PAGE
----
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Today's Stichomancy for Leonardo DiCaprio

The first excerpt represents the past or something you must release, and is drawn from Letters from England by Elizabeth Davis Bancroft:

made it impossible for the Duc de Nemours and the Duchess de Montpensier to remain at the Embassy, and they fell by inheritance to Mr. Van de Weyer, whose Queen is Louis Philippe's daughter. The Queen has taken Louis Philippe's daughter, Princess Clementine, who married Prince Auguste de Saxe-Coburg to the Palace, but for State Policy's sake she can do nothing about the others. Mr. Van de Weyer offered Mr. Bates's place of East Sheen, which was most gratefully accepted.


This morning came Thackeray, who is the soul of PUNCH, and showed me a piece he had written for the next number.

The second excerpt represents the present or the deciding factor of the moment, and is drawn from Life on the Mississippi by Mark Twain:

Well, we swung down into the crossing, and the thing floated across the bright streak of the moonshine, and, by George, it was bar'l. Says I--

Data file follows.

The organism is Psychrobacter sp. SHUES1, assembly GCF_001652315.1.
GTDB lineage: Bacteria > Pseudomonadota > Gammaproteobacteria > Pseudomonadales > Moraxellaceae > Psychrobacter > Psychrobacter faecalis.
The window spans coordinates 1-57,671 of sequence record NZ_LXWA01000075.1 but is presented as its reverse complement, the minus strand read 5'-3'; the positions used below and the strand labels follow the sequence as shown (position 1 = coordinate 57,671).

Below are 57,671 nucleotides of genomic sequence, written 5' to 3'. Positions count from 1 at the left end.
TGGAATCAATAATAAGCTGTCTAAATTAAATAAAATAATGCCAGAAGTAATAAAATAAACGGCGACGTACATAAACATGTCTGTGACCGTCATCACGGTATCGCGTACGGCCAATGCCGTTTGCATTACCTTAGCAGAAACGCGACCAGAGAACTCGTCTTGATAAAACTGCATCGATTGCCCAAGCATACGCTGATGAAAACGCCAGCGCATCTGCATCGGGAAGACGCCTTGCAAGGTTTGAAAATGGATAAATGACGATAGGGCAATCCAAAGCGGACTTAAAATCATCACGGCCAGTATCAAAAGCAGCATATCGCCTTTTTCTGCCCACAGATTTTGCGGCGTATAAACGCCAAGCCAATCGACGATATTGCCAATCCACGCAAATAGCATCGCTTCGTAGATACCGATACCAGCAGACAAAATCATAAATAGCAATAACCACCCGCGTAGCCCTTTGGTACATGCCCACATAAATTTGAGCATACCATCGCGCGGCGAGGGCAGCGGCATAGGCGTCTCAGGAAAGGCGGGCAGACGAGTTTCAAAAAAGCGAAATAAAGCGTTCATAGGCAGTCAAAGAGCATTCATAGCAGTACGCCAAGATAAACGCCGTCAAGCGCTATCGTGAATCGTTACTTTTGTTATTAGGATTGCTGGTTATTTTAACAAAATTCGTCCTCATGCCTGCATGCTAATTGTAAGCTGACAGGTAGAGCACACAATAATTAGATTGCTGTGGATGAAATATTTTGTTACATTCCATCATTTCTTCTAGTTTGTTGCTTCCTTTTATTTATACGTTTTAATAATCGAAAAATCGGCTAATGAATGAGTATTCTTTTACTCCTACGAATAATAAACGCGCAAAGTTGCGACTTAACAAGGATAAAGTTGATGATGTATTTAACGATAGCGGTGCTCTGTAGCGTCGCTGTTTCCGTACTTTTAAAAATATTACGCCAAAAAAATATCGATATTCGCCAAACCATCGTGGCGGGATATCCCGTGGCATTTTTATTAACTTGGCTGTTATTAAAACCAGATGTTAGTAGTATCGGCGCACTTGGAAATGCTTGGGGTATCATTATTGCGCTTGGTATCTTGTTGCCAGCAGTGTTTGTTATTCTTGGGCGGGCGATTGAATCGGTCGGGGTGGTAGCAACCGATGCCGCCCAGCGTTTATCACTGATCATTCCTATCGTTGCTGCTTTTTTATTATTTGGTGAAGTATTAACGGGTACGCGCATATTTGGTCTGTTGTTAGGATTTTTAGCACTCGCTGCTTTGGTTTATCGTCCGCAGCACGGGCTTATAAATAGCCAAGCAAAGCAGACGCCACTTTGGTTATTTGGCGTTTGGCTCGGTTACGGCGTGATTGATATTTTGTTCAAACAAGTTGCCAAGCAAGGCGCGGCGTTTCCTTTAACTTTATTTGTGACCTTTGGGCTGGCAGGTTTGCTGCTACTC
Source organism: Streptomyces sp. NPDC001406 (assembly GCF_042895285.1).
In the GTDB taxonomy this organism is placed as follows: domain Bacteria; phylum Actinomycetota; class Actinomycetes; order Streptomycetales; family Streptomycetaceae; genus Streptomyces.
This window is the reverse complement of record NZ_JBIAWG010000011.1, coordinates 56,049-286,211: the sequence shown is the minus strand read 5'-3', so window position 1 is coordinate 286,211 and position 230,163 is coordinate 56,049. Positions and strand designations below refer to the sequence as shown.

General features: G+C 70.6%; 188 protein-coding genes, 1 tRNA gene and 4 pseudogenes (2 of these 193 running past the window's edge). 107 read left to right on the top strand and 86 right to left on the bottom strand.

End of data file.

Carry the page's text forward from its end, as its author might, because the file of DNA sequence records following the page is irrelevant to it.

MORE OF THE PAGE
' "Dick Allbright, what made you think that thing was a bar'l, when it was a half a mile off," says I. Says he--

' "I don't know." Says I--

' "You tell me, Dick Allbright." He says--

' "Well, I knowed it was a bar'l; I've seen it before; lots has seen it; they says it's a haunted bar'l."

'I called the rest of the watch, and they come and stood there, and I told them what Dick said. It floated right along abreast,

The third excerpt represents the future or something you must embrace, and is drawn from Sesame and Lilies by John Ruskin:

they are earnest-hearted, cast all their innate passion of religious spirit, which was meant by God to support them through the irksomeness of daily toil, into grievous and vain meditation over the meaning of the great Book, of which no syllable was ever yet to be understood but through a deed; all the instinctive wisdom and mercy of their womanhood made vain, and the glory of their pure consciences warped into fruitless agony concerning questions which the laws of common serviceable life would have either solved for them in an instant, or kept out of their way. Give such a girl any true work that will make her active in the dawn, and weary at night, with the consciousness that her fellow-creatures have indeed been